Centimeter-thick layers of gypsum (CaSO4·2H2O) were deposited at the bottom of Laguna de Zoñar (Córdoba Province, southern Spain) from ~2120 to ~1900 cal yr BP , coinciding with the apogee of the Roman Empire in the Iberian Peninsula. The presence of gypsum deposits in lake sediments is generally interpreted as evidence of dry climatic periods in the past ; however, gypsum in Laguna de Zoñar formed during the so-called Iberian Roman Humid Period (IRHP, 2600-1600 cal yr BP), the wettest episode of the last 4000 years in the southern Iberian Peninsula. At present, the lake is fed by two springs (~3.5 and ~1.1 l/s on average) and direct rainfall, extends over 37 ha and is up to 15 m deep, being the deepest natural water body in this region. Water salinity is relatively low (~1 g/l), dominated by Cl-, SO42- and Na+ and it is undersaturated in gypsum (SIgyp<-1.9).
The oxygen and hydrogen stable isotopes (δ18O and δ2H) of lake waters are sensitive to long-term changes in hydrological conditions (e.g. relative humidity, evaporation/outflow ratio, etc.). Here we determine the isotopic composition of Laguna de Zoñar at the time of gypsum precipitation from stable isotopes of hydration water in this mineral. The δ18O and δ2H values of the paleo-lake at 2122, 2051 and 1897 cal yr BP were significantly higher (mean values of 9.7±0.2‰ and 31.2±0.5‰, respectively) than those of the modern lake waters (δ18O<4.5‰ and δ2H<4.1‰), suggesting that during some stages of the IRHP the evaporation/outflow ratio of the lake was much higher than at present.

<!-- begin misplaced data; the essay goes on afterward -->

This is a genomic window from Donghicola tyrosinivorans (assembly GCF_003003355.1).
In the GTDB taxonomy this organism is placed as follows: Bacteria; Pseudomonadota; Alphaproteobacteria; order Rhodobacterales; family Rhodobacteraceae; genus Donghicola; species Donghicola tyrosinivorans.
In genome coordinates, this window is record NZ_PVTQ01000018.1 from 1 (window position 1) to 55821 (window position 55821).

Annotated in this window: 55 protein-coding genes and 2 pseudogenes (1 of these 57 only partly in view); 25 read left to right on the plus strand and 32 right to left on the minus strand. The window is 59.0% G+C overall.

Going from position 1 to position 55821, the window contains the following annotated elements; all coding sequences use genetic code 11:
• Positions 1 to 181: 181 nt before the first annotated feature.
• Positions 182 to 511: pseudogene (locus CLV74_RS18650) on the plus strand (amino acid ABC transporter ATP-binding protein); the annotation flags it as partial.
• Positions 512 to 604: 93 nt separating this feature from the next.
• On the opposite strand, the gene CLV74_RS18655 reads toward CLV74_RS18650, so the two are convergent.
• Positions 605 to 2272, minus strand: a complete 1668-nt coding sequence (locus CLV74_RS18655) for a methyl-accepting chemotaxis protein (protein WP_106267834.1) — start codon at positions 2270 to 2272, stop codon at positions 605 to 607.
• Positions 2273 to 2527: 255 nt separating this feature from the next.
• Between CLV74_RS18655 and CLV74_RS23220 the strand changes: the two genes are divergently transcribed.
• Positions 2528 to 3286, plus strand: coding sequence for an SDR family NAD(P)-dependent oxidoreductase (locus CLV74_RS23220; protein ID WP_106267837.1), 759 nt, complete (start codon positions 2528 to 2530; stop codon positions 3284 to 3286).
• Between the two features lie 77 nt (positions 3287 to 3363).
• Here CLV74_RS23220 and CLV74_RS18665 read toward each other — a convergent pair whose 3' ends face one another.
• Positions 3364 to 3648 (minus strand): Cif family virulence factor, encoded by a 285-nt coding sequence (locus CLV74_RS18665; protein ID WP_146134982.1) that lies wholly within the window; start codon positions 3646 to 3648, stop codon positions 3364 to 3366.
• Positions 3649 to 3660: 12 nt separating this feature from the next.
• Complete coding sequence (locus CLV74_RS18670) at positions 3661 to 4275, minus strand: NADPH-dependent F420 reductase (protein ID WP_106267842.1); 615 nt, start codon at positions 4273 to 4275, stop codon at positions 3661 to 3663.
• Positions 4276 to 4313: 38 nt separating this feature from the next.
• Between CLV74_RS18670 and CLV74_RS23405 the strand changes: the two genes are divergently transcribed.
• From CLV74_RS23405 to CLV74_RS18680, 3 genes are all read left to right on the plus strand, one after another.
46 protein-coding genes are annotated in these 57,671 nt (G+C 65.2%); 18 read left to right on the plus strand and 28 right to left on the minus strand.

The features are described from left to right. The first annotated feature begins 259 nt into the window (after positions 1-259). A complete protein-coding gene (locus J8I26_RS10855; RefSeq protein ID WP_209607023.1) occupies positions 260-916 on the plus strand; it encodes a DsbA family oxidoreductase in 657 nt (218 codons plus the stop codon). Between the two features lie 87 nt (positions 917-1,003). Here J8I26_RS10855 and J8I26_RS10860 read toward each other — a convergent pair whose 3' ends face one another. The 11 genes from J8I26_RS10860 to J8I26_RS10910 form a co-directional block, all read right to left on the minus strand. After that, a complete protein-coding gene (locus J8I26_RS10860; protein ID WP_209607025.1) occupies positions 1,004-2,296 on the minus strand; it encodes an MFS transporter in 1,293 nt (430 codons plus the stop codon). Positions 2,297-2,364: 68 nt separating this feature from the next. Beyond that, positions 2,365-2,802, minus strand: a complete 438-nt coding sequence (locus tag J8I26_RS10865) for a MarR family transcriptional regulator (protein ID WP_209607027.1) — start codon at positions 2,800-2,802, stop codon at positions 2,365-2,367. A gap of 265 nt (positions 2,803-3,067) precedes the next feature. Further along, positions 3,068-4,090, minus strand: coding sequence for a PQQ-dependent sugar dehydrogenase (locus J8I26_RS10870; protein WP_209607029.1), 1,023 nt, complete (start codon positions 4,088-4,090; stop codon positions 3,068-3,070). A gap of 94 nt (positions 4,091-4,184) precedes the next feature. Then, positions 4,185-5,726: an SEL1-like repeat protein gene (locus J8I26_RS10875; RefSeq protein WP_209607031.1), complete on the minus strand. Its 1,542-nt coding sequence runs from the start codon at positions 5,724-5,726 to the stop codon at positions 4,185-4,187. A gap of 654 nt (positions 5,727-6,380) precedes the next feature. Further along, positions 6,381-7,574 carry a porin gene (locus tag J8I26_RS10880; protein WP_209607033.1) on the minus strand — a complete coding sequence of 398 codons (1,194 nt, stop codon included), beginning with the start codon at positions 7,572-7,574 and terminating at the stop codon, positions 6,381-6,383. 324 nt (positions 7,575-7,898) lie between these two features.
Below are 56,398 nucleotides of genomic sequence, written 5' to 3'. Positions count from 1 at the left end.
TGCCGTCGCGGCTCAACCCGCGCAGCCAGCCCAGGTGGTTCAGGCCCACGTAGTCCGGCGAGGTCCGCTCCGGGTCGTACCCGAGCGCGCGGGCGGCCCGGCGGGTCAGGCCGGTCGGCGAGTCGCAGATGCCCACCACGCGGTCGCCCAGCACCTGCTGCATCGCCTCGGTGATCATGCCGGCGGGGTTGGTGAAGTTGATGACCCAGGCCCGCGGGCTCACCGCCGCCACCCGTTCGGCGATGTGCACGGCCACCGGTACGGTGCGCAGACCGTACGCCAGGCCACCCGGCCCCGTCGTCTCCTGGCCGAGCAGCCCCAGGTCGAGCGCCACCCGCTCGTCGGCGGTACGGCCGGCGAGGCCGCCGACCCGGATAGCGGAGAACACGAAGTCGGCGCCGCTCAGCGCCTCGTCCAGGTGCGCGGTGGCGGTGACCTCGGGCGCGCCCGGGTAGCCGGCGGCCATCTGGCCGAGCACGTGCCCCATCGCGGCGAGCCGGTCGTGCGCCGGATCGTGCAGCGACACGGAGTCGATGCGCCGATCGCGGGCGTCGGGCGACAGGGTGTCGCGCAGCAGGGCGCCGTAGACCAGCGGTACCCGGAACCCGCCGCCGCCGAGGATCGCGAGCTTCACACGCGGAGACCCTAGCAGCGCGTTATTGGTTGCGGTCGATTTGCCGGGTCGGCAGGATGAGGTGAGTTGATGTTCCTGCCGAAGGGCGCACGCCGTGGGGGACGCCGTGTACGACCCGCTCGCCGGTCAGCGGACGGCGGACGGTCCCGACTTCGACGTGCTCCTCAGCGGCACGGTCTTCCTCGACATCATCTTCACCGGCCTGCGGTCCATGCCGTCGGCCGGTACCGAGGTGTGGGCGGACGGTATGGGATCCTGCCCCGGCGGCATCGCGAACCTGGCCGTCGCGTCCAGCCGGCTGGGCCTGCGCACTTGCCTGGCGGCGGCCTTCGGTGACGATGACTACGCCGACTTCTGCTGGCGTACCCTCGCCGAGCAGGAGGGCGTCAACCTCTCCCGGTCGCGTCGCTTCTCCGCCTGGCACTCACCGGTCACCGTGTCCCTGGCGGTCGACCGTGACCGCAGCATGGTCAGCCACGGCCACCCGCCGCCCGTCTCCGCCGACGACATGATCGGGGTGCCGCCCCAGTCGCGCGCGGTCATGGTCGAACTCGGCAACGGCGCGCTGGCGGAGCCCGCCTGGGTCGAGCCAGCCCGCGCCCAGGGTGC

From a paleoclimatic perspective, the gypsum layers in Laguna de Zoñar formed during the transition from the wettest stage of the IRHP (2400 to 2000 cal yr BP) to the subsequent relatively drier phase (2000 to 1600 cal yr BP) . Our results suggest that the second half of the IRHP was drier than the previous and later stages of the late-Holocene in this region. Also, it is possible that, at least during some periods of the Roman occupation, the hydrological regime of the lake was artificially modified by diverting the feeding creeks for urban supply. This could explain the significant increase in water salinity that led to gypsum precipitation. In the southern Iberian Peninsula, where few permanent lakes are present, Laguna de Zoñar may have been an essential water source for the Roman development in the surrounding areas, including the nearby Roman city of Ipagrum (3 km away). Combined detailed archaeological surveys of the area and analyses of anthropogenic proxies at higher resolution in the core may help to solve the relative role of water diversion and short-term aridification phases during the last centuries of the Roman Age in Hispania.